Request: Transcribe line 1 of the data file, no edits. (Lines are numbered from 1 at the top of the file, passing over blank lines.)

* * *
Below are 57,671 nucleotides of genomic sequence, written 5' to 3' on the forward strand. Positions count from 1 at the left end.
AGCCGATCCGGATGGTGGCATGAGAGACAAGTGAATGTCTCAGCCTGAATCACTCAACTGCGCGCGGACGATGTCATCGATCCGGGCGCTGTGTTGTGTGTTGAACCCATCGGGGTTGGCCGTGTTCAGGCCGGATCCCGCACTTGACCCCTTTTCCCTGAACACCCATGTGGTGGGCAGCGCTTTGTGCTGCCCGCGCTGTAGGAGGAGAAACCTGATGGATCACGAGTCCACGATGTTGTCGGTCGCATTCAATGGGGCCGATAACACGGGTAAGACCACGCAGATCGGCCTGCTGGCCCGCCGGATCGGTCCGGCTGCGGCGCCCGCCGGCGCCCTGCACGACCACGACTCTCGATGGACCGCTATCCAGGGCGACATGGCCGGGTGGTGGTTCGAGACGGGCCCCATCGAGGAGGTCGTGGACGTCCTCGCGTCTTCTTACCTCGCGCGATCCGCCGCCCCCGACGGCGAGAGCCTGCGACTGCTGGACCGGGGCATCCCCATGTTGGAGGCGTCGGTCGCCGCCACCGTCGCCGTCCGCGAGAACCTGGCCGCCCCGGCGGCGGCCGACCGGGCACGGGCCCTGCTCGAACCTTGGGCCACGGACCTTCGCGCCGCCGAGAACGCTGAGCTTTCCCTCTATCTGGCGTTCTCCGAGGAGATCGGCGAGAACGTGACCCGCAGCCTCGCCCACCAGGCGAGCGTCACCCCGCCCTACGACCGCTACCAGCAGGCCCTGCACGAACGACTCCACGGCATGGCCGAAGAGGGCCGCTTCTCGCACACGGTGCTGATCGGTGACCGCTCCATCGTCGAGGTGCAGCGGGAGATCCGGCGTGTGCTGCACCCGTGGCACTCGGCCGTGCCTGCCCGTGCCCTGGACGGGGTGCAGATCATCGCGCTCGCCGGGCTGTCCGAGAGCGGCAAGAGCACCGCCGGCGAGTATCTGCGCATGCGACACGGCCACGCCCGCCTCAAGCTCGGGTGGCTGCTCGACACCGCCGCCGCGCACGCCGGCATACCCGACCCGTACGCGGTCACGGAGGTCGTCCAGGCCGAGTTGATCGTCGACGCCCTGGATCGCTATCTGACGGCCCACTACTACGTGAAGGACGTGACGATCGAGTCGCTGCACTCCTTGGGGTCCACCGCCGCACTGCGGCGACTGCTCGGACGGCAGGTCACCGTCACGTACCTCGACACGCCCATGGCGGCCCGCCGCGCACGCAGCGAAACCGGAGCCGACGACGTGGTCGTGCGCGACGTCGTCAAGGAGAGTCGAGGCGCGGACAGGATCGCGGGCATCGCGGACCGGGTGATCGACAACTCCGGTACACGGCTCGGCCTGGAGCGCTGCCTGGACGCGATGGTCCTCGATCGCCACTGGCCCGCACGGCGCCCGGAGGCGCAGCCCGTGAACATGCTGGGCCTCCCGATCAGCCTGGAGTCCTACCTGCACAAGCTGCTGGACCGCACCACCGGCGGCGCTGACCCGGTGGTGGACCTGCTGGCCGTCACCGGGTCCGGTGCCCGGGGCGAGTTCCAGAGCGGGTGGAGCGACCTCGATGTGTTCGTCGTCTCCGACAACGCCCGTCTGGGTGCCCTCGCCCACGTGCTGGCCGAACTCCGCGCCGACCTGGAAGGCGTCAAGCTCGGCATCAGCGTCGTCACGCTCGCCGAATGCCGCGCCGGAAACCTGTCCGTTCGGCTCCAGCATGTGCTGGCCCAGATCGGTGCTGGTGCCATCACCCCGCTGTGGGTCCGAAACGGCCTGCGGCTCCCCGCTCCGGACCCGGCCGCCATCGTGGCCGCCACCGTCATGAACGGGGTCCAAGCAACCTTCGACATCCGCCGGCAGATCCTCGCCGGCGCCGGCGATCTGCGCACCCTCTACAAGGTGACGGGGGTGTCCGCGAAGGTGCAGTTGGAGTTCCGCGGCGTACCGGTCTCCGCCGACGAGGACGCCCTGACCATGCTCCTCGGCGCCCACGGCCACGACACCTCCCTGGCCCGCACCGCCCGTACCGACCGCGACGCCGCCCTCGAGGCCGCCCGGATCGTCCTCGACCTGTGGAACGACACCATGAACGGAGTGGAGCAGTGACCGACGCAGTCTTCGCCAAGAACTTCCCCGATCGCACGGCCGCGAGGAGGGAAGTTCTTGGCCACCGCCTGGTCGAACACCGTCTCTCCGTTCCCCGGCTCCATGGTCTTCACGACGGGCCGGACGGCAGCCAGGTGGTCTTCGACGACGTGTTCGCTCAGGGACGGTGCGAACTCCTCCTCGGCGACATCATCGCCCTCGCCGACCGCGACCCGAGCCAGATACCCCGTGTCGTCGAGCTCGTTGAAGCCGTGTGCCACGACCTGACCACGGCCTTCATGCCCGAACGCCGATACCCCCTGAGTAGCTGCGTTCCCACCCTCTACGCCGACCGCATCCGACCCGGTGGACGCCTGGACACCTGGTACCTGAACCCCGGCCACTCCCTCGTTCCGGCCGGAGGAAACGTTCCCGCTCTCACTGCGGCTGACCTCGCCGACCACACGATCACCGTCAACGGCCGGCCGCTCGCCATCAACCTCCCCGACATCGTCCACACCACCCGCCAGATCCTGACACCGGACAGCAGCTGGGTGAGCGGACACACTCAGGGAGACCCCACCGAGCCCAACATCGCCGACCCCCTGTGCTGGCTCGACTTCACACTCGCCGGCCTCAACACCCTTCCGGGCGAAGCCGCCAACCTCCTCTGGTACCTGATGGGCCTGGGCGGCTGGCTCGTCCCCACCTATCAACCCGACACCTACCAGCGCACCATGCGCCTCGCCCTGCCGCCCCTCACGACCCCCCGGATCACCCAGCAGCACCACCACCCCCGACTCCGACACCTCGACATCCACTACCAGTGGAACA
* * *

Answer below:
Below are 57,671 nucleotides of genomic sequence, written 5' to 3' on the forward strand. Positions count from 1 at the left end.